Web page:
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Freshwater Mussel Recovery Program

Freshwater Mussel Recovery Program

In 2007, the Partnership for the Delaware Estuary (PDE) launched the Freshwater Mussel Recovery Program which aims to conserve and restore native freshwater mussels in the Delaware Estuary. The mussel recovery program is part of PDE’s watershed-based shellfish restoration strategy which includes projects from headwaters to the Bay. Other example projects include: oyster reef restoration, marsh mussel living shorelines, and PDE’s 2011 marine shellfish priorities report.

Surveys

Surveys

PDE leads scientific surveys to determine the status of freshwater mussel populations throughout the estuary. Qualitative and quantitative surveys provide critical information on the range and quality of mussel populations under the current natural environment. This information is exceptionally useful since the last comprehensive survey of freshwater mussels in Pennsylvania, for example, was performed over one century ago! When paired with historical records, current surveys help scientists and resource managers understand where mussels continue to thrive and where populations may be at risk.

Within the tidal Delaware River, PDE and partners had discovered up to seven native species in healthy mussel beds between Trenton and Philadelphia. Included were two species that had been believed to be locally extinct, and several other species found were state listed as rare, threatened or endangered. These types of observations are encouraging and offer hope that these species may eventually repopulate streams from which they have been lost. By working alongside many partners including the states of New Jersey, Pennsylvania, and Delaware, PDE puts an estuary-wide emphasis on mussel surveys.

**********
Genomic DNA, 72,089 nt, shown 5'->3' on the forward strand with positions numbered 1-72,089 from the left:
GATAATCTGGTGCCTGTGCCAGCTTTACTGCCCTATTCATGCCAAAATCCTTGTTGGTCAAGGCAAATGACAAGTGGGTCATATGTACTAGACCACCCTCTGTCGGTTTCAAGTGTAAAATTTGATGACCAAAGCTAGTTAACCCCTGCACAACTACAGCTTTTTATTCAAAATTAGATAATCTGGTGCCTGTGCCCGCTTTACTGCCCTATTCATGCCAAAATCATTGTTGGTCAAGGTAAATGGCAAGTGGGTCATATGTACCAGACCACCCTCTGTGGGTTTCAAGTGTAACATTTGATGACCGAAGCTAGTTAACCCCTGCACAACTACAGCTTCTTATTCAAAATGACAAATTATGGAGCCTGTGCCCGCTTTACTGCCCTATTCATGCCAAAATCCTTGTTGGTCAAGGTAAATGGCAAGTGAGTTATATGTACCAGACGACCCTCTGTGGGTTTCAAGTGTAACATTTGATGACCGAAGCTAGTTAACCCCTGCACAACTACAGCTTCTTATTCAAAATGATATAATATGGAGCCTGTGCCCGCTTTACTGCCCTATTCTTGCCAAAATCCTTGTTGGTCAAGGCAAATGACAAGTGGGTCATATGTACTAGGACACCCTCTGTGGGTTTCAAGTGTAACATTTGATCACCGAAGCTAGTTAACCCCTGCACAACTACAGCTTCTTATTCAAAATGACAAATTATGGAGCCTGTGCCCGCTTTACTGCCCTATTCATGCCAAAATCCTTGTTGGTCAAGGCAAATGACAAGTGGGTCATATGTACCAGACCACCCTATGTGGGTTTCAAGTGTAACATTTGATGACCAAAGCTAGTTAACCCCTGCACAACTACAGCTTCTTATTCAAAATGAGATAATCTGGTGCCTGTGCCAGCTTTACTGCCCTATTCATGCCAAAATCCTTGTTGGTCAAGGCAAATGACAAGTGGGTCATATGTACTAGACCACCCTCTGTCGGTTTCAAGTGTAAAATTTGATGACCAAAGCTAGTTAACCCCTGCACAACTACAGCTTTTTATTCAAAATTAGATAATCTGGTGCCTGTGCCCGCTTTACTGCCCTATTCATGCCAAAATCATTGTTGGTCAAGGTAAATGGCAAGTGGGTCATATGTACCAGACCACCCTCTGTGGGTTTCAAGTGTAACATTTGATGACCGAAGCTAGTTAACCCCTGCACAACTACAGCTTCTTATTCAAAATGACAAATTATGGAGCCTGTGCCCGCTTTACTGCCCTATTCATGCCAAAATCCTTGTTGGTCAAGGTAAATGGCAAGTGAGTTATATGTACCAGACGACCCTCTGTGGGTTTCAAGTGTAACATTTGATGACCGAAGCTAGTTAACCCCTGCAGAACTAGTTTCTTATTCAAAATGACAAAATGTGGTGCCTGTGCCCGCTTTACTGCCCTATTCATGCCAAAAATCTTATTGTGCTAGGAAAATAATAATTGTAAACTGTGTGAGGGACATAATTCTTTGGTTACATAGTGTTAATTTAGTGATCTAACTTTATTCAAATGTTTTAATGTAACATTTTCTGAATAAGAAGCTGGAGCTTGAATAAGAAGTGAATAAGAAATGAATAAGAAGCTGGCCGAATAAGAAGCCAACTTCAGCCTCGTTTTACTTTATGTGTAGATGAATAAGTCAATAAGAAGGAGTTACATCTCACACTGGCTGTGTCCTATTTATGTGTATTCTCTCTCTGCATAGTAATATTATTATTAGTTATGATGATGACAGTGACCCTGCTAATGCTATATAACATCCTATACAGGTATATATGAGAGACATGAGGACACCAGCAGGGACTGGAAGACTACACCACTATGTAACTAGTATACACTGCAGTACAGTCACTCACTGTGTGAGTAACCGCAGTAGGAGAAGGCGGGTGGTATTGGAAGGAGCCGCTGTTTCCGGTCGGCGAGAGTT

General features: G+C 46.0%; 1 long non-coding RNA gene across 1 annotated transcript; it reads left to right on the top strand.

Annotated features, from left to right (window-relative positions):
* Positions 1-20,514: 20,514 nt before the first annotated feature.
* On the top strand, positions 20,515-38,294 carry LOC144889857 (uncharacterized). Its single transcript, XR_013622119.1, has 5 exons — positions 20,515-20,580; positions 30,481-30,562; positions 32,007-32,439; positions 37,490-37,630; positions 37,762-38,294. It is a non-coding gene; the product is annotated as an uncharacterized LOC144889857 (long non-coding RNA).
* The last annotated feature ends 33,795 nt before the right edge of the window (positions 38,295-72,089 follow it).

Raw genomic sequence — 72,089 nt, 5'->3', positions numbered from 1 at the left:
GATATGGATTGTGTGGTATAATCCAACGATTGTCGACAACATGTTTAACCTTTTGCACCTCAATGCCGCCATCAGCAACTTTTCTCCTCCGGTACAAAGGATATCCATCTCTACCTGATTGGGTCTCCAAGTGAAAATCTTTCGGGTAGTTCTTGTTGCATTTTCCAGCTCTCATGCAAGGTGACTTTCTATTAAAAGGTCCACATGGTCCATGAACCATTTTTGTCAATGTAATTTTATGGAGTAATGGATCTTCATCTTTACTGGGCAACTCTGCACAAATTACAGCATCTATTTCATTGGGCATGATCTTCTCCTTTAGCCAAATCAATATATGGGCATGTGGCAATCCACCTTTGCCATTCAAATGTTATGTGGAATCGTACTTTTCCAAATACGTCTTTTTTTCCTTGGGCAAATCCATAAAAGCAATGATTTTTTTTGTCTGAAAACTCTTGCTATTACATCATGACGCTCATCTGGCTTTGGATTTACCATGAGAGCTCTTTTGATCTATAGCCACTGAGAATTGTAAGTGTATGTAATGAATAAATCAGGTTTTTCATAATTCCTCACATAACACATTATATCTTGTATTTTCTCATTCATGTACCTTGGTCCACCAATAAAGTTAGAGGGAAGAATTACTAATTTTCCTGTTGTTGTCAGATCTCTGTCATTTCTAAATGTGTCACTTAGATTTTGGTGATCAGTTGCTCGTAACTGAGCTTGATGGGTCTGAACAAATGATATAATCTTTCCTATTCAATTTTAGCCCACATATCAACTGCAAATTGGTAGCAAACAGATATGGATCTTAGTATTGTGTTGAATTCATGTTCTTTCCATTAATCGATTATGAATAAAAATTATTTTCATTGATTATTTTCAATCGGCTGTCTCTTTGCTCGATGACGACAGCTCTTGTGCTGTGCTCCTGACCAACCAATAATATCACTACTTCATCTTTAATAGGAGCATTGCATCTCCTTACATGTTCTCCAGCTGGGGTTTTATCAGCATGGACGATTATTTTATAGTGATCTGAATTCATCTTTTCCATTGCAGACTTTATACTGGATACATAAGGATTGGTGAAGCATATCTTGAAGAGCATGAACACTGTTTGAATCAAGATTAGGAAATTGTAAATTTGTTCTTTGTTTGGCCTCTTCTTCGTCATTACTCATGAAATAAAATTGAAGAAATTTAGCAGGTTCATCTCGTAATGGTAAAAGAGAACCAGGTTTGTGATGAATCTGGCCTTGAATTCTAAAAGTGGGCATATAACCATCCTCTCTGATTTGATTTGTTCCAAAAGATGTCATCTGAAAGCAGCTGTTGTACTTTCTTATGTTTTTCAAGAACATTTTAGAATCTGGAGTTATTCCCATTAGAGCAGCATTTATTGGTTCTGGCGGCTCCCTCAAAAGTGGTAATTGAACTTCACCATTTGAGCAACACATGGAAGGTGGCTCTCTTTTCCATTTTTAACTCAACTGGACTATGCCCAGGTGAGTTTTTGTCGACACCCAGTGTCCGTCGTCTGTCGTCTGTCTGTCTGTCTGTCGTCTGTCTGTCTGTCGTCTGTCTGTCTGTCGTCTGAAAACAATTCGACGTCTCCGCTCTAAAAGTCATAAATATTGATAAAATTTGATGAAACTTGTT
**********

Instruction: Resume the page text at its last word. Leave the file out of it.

Habitat

Habitat

The habitat requirements of freshwater mussels vary by species; however, some universal needs are stream bottom stability, adequate water flow, as well as contaminant-free waters. Streams and rivers that are subject to flashy flows (e.g. severe flooding and stormwater runoff), unstable stream bottoms, low water levels, and high amounts of contaminants will be unable to support healthy mussel populations. This presents an opportunity to expand the carrying capacity for native mussels by enhancing habitat and water quality conditions. For example, PDE is working to design living shorelines that include suitable substrates for mussels within a coastal “habitat mosaic.” Projects that stabilize streambanks, stabilize stream bottoms, remove dams, restore forests along stream sides, and restore underwater vegetation also benefit mussels. Since mussels are very sensitive to certain contaminants (e.g. ammonium), efforts to detoxify the water and stream bottom are critical. PDE seeks to work with partners to define Habitat Suitability Indices and other metrics to help guide habitat-associated restoration (and mitigation).